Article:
A heavily-protected Russian entry point into the Ukrainian peninsula of Crimea annexed by Russia in March 2014 (Image: Kommersant.ru)

A heavily-protected Russian entry point into the Ukrainian peninsula of Crimea annexed by Russia in March 2014 (Image: Kommersant.ru) 

Crimea, Opinion

Edited by: A. N.

Since the Russian occupation of Crimea began four years ago, the combination of its longtime residents being forced to leave and new people from Russia arriving means that 20 percent of the population consists of people who did not earlier live on the Ukrainian peninsula, a shift that reflects a Kremlin policy that approaches the definition of genocide.

Over the last four years, Russian government data and Ukrainian estimates show that 268,000 people have arrived in Crimean and Sevastopol while 153,600 have left, something that has boosted the ethnic Russian share of the population to 20 percent or more.

Given shortcomings in the data, all three of these numbers almost certainly understate the size of these changes, with more arriving, more departing, and more Russians in the population.

Still more troubling, the official statistics show that the number of new arrivals has remained stable while that of departures has increased in the last year alone.

Russian officials have mostly stopped talking about this development, Eurasianet reports. But Crimean and Ukrainian officials have expressed mounting concern. Yevhenia Goryunova, a Crimean political analyst, refers to the departures as a form of “’soft deportation,’” by which Moscow achieves its goals by imposing unbearable conditions on the population.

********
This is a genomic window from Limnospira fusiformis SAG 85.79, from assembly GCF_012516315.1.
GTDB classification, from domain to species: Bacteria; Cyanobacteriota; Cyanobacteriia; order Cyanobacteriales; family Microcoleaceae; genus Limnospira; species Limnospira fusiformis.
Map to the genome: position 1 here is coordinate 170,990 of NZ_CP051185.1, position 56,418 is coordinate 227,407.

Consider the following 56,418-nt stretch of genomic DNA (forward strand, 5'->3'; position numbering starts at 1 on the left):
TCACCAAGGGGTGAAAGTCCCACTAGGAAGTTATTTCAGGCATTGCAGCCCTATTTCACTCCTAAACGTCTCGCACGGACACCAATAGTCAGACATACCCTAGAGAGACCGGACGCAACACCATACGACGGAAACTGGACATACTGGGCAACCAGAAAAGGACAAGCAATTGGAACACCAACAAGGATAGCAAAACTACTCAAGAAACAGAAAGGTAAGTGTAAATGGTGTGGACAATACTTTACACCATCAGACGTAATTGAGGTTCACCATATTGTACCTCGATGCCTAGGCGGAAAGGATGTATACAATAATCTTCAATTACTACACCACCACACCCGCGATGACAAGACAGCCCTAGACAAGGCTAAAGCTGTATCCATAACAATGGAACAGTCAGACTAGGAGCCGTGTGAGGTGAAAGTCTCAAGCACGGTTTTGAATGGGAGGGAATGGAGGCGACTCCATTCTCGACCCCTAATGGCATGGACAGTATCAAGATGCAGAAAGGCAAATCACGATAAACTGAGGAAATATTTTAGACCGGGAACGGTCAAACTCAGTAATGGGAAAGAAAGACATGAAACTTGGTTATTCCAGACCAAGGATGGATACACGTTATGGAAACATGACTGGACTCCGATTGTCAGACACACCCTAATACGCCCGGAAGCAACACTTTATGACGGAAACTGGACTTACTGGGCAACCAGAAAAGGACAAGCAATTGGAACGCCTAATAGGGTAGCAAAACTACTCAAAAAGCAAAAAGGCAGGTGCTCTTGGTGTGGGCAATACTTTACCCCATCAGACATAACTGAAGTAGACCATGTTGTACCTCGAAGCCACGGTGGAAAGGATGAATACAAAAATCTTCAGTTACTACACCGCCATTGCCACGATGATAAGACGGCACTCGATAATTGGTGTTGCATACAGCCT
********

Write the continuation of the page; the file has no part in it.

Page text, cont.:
As a result, “Crimeans are ever more often becoming aliens in their own land which is rapidly being populated by Russians,” most of whom are siloviki or government employees. As a result, Goryunova suggests, the trend will continue, with ever more natives leaving, ever more Russians arriving and the population gradually falling.

“Russia doesn’t need those who ever more often recall that they lived better when the peninsula was under Ukrainian administration. It does not want to see on the peninsula those who despite harsh restrictions are nonetheless ready to take part in protests – even when these are not political but a defense of business and property,” Goryunova says.

The portion of the population that the Russian occupiers are most interested in pushing out consists of the Crimean Tatars, according to Iryna Pribytkova of the Kyiv Institute of Sociology at the Ukrainian Academy of Sciences. They are being “provoked” into leaving as part of Russian occupation policy.

Russia’s Kerch Bridge will only accelerate this process, she adds, allowing Moscow to introduce more military technology and personnel and thus isolate and push out the Crimean Tatars and other non-Russians.

Further Reading:

Edited by: A. N.

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